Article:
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March, 2020


www.us-tech.com


Page 75


Properly Inspecting Surface Quality to Ensure Adhesion Continued from page 73


these points. When an adhesion process is fortified with surface quality inspection as a process control method, there will be no surprises during the final adhesion application. Through critical control points will differ


based on what the final product is — a cellphone is produced differently than a car engine — the prin- ciples that govern the inspection process ensure that adhesion remains the same.


Inspect Early, Inspect Often First, a standardized quality specification


must be placed on all incoming materials. This baseline builds a foundation for all other opera- tions. Insisting on consistent levels of cleanliness on incoming materials, and being able to verify it with a numerical value, allows for supplier accountability and greater efficiency in cleaning processes. If cleaning and activation steps


must be constantly recalibrated for wildly different surface states com- ing into the facility, then time and


If cleaning and activation steps must be constantly recalibrated for wildly different surface states coming into the facility, then time and money is wasted making these adjustments.


money is wasted making these adjustments. Next, measure the surface qual-


ity before and after every critical con- trol point. Know the surface quality before a part goes into storage and when it comes out. The surface qual- ity should be known before a part goes into an industrial wash bath and after. It should be known before it gets abraded and after. No matter what the operation


is, in order to understand how much that surface is being altered, it is imperative to put it on a scale and track the change. A well-mapped adhesion pro -


cess eliminates the mystery of sur- face quality changes. In storage, chemicals from the packaging mate- rial can migrate to the surface. As handling is inevitable throughout the production process, an unmeasured surface quality makes it very difficult to understand where and when unwanted changes occur.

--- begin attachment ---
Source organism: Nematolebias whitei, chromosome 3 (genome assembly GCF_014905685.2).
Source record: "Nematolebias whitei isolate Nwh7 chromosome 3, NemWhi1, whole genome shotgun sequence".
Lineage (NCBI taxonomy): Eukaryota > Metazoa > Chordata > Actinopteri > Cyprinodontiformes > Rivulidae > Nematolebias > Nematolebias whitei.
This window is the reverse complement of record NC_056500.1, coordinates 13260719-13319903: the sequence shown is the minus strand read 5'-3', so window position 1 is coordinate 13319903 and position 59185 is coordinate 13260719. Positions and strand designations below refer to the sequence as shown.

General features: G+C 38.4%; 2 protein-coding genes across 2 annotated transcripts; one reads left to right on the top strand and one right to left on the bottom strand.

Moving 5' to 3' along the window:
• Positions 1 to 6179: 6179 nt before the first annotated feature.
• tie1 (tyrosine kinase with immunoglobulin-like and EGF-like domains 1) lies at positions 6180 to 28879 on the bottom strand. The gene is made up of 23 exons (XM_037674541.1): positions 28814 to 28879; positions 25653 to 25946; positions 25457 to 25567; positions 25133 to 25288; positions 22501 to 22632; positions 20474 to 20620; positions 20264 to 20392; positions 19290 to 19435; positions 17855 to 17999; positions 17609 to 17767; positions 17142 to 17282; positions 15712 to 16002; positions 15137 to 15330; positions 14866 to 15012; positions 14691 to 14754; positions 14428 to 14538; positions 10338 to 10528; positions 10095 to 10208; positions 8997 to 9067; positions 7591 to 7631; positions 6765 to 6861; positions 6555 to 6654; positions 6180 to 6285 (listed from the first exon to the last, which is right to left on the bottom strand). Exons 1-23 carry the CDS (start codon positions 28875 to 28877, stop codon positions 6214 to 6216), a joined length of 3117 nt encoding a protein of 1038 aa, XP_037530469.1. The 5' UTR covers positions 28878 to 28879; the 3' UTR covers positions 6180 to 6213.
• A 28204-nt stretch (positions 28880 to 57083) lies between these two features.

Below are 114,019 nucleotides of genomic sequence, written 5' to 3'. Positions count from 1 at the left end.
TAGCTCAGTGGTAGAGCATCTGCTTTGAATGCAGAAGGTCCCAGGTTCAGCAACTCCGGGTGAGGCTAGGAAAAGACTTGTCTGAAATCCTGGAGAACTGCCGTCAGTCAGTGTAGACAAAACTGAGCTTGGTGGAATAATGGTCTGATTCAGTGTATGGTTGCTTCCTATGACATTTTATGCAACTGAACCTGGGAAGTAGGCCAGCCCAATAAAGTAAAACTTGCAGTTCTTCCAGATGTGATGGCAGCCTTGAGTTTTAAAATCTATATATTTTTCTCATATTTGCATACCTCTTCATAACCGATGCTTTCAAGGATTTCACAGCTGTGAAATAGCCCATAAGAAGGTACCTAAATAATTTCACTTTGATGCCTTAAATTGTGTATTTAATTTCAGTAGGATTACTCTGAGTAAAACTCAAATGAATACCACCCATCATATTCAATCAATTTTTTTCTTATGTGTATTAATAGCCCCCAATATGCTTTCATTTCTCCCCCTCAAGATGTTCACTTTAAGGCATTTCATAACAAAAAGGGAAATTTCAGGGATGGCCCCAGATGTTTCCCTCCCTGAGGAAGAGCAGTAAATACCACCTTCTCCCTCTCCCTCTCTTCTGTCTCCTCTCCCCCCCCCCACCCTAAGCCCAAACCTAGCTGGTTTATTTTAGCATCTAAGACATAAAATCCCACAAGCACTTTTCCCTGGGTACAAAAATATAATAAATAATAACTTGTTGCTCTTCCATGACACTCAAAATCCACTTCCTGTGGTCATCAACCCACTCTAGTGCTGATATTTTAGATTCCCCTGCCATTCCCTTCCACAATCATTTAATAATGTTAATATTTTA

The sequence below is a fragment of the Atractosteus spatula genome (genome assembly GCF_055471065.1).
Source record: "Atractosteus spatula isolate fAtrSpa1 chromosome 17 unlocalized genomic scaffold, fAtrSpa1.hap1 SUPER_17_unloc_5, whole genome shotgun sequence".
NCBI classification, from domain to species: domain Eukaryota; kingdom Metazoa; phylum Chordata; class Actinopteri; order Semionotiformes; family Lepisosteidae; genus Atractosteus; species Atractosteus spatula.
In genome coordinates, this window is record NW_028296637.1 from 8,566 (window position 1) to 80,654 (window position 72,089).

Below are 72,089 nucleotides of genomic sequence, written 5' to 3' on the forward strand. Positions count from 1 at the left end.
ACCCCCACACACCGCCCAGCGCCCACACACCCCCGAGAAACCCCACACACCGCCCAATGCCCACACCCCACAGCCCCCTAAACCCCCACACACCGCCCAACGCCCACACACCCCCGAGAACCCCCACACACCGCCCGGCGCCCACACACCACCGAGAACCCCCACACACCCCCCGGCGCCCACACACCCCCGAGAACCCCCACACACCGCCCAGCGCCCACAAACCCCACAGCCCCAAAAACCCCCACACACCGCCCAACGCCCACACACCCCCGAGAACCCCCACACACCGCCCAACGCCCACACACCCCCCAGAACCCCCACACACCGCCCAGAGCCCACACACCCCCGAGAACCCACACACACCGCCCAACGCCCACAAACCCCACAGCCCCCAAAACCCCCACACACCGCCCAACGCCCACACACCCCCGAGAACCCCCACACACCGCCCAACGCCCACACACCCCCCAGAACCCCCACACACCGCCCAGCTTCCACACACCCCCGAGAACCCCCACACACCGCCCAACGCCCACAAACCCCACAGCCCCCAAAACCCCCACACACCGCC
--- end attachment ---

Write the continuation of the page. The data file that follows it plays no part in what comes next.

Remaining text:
Inspect to Understand When a surface quality inspec-


tion process is in place, manufactur- ers get a complete picture of exactly what is being accomplished by the steps they have, or are planning to have.


Measuring the surface quality


before and after a step, such as an isopropyl alcohol (IPA) wipe, could reveal that it might not be altering the surface as inspected, and there- fore, might not be getting the job done.


IPA is suitable for removing oils


and debris, but if it is used on sili- cone-molded cast parts, it will not be effective. Silicone is not soluble in alcohol. The IPA wipe will not remove this usually invisible contam- inant that can be detrimental to adhesion. Once surface quality is exam-


ined at every critical control point, then analysis can show that the best cleaning and treatment steps were implemented. A process optimization


BTG Labs’ Surface Analyst allows users to inspect the cleanliness or adhesive proper- ties of complex or hard-to-reach surfaces, without being connected to a PC.


study can characterize exactly what parameters must be set at each critical control point, control-


ling the material surface as closely as possible throughout the entire production process. Cleaning processes must be designed around


specific contaminants and applications. It is cru- cial to understand which particular treatment, cleaning and preparation steps are necessary (and which ones might be superfluous), as a series of steps that build on one another and change the material surface in measurable and identifiable ways.


Making bondable surfaces that ensure higher


quality and more reliable products is now possible. Increasing efficiency and better utilizing the entirety of the production process starts with understanding and appreciating the details of a chemically clean material surface. Contact: BTG Labs, 5129 Kieley Place,


Cincinnati, OH 45217 % 513-469-1800 E-mail: info@btglabs.com Web: www.btglabs.com r


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